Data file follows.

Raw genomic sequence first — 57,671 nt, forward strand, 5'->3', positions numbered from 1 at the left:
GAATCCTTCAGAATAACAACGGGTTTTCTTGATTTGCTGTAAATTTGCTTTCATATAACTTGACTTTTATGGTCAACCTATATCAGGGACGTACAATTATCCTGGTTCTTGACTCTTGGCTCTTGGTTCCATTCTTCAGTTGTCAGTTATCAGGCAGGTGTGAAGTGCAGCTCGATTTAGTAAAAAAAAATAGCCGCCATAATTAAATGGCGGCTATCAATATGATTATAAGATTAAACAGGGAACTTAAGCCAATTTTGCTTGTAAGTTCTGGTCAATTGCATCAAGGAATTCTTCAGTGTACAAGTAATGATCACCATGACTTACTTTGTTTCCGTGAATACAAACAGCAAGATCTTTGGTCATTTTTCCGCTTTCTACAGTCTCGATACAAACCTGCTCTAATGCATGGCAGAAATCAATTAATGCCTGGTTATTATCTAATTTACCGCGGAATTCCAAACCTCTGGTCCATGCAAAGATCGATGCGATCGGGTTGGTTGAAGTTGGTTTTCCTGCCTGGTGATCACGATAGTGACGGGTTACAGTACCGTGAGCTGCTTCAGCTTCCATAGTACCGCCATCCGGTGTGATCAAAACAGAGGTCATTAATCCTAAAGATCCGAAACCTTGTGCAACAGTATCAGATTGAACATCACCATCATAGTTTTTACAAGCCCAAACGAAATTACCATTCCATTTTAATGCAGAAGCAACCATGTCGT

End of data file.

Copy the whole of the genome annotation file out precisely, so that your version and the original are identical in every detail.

Raw genomic sequence first — 57,671 nt, forward strand, 5'->3', positions numbered from 1 at the left:
GAATCCTTCAGAATAACAACGGGTTTTCTTGATTTGCTGTAAATTTGCTTTCATATAACTTGACTTTTATGGTCAACCTATATCAGGGACGTACAATTATCCTGGTTCTTGACTCTTGGCTCTTGGTTCCATTCTTCAGTTGTCAGTTATCAGGCAGGTGTGAAGTGCAGCTCGATTTAGTAAAAAAAAATAGCCGCCATAATTAAATGGCGGCTATCAATATGATTATAAGATTAAACAGGGAACTTAAGCCAATTTTGCTTGTAAGTTCTGGTCAATTGCATCAAGGAATTCTTCAGTGTACAAGTAATGATCACCATGACTTACTTTGTTTCCGTGAATACAAACAGCAAGATCTTTGGTCATTTTTCCGCTTTCTACAGTCTCGATACAAACCTGCTCTAATGCATGGCAGAAATCAATTAATGCCTGGTTATTATCTAATTTACCGCGGAATTCCAAACCTCTGGTCCATGCAAAGATCGATGCGATCGGGTTGGTTGAAGTTGGTTTTCCTGCCTGGTGATCACGATAGTGACGGGTTACAGTACCGTGAGCTGCTTCAGCTTCCATAGTACCGCCATCCGGTGTGATCAAAACAGAGGTCATTAATCCTAAAGATCCGAAACCTTGTGCAACAGTATCAGATTGAACATCACCATCATAGTTTTTACAAGCCCAAACGAAATTACCATTCCATTTTAATGCAGAAGCAACCATGTCGT